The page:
Tracing cakes chronologically from the dark, moist gingerbread of New England to the elegant pound cake, the hardscrabble Appalachian stack cake, war cakes, deep-South caramel, Hawaiian Chantilly, and the modern California cakes of orange and olive oil, Byrn shares recipes, stories, and a behind-the-scenes look into what cakes we were baking back in time.
Evidence consistently shows that women face more barriers in securing mentorships than men, and when they do find a mentor, they may reap a narrower range of both career and psychological benefits. Athena Rising is a book for men about how to mentor women deliberately and effectively. It is a straightforward, no-nonsense manual for helping men of all institutions, organizations, and businesses to become excellent mentors to women.
Mike Love tells the story of his legendary, raucous, and ultimately triumphant five-decade career as the front man of The Beach Boys, the most popular American band in history -- timed to coincide with the 50th anniversary of "Good Vibrations." Love describes the stories behind his lyrics for pop classics such as "Good Vibrations," "California Girls," "Surfin' USA," and "Kokomo," while providing vivid portraits of the turbulent lives of his three gifted cousins, Brian, Dennis, and Carl Wilson. His partnership with Brian has few equals in American pop music, though Mike has carved out a legacy of his own -- he co-wrote the lyrics to eleven of the twelve original Beach Boy songs that were top 10 hits while providing the lead vocals on ten of them.
Many know the story of Jackie Robinson integrating major league baseball in 1947. But few know that the NFL integrated a year earlier, when Kenny Washington stepped on the field for the Los Angeles Rams. He wasn't the only one. Four men broke pro football's color line in 1946, Kenny Washington and Woody Strode with the Los Angeles Rams and Bill Willis and Marion Motley with the Cleveland Browns. Lost Champions traces this history from the early 1930s - when NFL owners first instituted a ban on black players - through pro football's re-integration, to the 1950 NFL Championship Game, which pitted the Rams and Browns against each other in a showdown of the most prolific and advanced offenses pro football had ever seen.
Pulitzer Prize-winning war correspondent Paul Brinkley-Rogers has lived an adventurous life all over the world. But there is one story he cannot forget: that of his haunting love affair with a mysterious older Japanese woman in 1959. Paul was a sailor aboard the USS Shangri-La that long-ago summer when he met Kaji Yukiko in the seaport of Yokosuka. A fierce intellectual, Yukiko shared her astonishing knowledge of literature, film, and poetry with Paul and encouraged, even demanded, that he use his gifts to become the writer he is today. But theirs was not a quiet love story. When a member of the yakuza, Japan's brutal crime syndicate, attempted to kidnap Yukiko, Paul realized that there was much more to her - and to Japan in the devastating wake of World War II - than he saw at first glance. Through the searing letters that Yukiko wrote to him and Paul's vivid telling of a history made all the more powerful and poignant by the weight of time, Please Enjoy Your Happiness reaches across decades and continents, inviting us all to revisit those loves of our lives that never do end.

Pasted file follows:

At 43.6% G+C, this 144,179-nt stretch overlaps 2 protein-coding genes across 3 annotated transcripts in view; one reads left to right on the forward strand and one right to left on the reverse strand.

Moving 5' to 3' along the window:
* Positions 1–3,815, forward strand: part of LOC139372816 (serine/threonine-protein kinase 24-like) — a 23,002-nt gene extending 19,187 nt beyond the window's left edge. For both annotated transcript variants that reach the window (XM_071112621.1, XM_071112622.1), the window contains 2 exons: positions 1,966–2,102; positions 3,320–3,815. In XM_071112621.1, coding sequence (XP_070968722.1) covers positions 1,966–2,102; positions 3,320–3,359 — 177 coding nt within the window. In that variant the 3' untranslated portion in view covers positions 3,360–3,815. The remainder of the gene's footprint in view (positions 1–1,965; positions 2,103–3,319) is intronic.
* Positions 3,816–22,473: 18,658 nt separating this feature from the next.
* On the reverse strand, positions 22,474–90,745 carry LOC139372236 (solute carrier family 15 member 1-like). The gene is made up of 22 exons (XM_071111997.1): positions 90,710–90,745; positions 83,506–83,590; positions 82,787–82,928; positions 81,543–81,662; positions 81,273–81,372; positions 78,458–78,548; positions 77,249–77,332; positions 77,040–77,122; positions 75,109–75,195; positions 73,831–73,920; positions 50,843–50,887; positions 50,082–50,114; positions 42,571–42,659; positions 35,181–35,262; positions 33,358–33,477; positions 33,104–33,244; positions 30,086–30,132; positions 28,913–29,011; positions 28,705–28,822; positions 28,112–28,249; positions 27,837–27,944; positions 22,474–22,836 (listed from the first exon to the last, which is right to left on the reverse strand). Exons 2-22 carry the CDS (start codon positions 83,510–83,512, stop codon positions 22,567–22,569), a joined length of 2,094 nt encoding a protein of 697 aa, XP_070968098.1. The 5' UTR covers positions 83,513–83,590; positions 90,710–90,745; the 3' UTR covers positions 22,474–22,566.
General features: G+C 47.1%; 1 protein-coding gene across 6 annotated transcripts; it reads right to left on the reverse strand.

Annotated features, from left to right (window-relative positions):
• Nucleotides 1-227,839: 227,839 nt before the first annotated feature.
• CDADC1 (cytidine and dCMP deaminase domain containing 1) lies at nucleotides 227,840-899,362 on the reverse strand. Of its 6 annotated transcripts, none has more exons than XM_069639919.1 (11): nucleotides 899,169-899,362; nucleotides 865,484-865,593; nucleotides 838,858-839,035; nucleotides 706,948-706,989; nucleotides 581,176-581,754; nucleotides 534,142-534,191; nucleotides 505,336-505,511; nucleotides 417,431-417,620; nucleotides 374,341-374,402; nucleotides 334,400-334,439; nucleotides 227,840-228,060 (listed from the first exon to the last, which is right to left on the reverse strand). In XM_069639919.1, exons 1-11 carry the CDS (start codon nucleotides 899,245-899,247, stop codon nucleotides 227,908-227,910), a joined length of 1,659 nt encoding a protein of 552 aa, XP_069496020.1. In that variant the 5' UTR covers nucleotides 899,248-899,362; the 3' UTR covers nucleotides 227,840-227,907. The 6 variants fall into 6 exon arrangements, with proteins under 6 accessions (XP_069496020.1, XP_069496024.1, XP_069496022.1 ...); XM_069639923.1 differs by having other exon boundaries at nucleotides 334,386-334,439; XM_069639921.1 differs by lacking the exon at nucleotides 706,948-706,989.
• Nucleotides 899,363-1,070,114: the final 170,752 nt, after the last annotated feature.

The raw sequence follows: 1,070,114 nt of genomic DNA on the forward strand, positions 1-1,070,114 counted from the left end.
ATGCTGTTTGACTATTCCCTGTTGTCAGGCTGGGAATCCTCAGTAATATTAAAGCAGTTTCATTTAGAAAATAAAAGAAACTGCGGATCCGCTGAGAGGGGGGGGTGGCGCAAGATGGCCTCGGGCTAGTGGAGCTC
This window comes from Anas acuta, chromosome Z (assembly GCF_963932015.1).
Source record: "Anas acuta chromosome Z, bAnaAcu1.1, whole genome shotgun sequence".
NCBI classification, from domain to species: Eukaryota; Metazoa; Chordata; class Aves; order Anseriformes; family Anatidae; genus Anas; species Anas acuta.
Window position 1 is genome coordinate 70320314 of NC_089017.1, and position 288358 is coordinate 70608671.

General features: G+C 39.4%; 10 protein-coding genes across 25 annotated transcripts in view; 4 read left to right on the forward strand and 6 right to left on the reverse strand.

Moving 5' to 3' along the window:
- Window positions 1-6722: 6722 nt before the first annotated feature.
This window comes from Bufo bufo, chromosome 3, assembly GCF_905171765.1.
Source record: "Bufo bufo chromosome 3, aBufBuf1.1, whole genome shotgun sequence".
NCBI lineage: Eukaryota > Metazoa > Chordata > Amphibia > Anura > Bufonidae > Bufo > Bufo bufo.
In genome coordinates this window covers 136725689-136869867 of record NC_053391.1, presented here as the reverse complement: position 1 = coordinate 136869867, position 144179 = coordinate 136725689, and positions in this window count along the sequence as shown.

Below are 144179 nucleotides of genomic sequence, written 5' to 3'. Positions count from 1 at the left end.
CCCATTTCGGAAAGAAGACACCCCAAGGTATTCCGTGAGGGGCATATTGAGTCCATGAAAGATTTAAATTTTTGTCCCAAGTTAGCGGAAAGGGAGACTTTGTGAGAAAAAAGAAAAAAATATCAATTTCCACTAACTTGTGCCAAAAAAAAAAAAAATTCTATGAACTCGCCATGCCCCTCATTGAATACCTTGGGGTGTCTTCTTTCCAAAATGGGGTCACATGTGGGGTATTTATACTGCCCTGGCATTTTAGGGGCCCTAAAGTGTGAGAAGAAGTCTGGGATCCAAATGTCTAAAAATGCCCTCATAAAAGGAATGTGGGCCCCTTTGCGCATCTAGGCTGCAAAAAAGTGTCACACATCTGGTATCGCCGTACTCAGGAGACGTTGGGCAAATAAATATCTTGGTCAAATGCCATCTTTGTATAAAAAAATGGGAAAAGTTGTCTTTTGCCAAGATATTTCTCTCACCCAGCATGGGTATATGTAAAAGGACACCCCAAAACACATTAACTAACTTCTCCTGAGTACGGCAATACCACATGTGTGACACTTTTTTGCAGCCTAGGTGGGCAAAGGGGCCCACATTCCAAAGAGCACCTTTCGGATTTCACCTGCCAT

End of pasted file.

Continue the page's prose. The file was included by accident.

A former medical sales manager traces his longtime friendship with the two-time heavyweight champion of the world, describing how they bonded over shared efforts on behalf of underprivileged kids and how the author witnessed Ali's countless acts of unpublicized generosity over the years.
Smoke the Donkey recounts the strong friendship between Colonel Folsom and this stray donkey and the massive challenges of reuniting Smoke with Folsom in the United States following Folsom's retirement.
One man's journey to uncover the final resting place of the historical King Arthur. One of the most enigmatic figures in world history, King Arthur has been the subject of many fantastical tales over the past 1500 years, leading many scholars to regard him and his fabled city of Camelot simply as myth. But, as Graham Phillips shows through a wealth of literary and scientific evidence, King Arthur was a real man, Camelot a real place, and the legendary Excalibur a real sword--and Phillips has located them all.
The governor of Colorado tells his story, from early loss to college on the ten-year plan, to business and political success.
Writing is backbreaking, mindbreaking, lonely work. So why? Because writing, as professor Mark Edmundson explains, is one of the greatest human goods. Real writing can do what critic R. P. Blackmur said it could: add to the stock of available reality. Writing teaches us to think; it can bring our minds to birth. And once we're at home with words, there are few more pleasurable human activities than writing. Because this is something he believes everyone ought to know, Edmundson offers us Why Write?, essential reading--both practical and inspiring--for anyone who yearns to be a writer, anyone who simply needs to know how to get an idea across, and anyone in between--in short, everyone.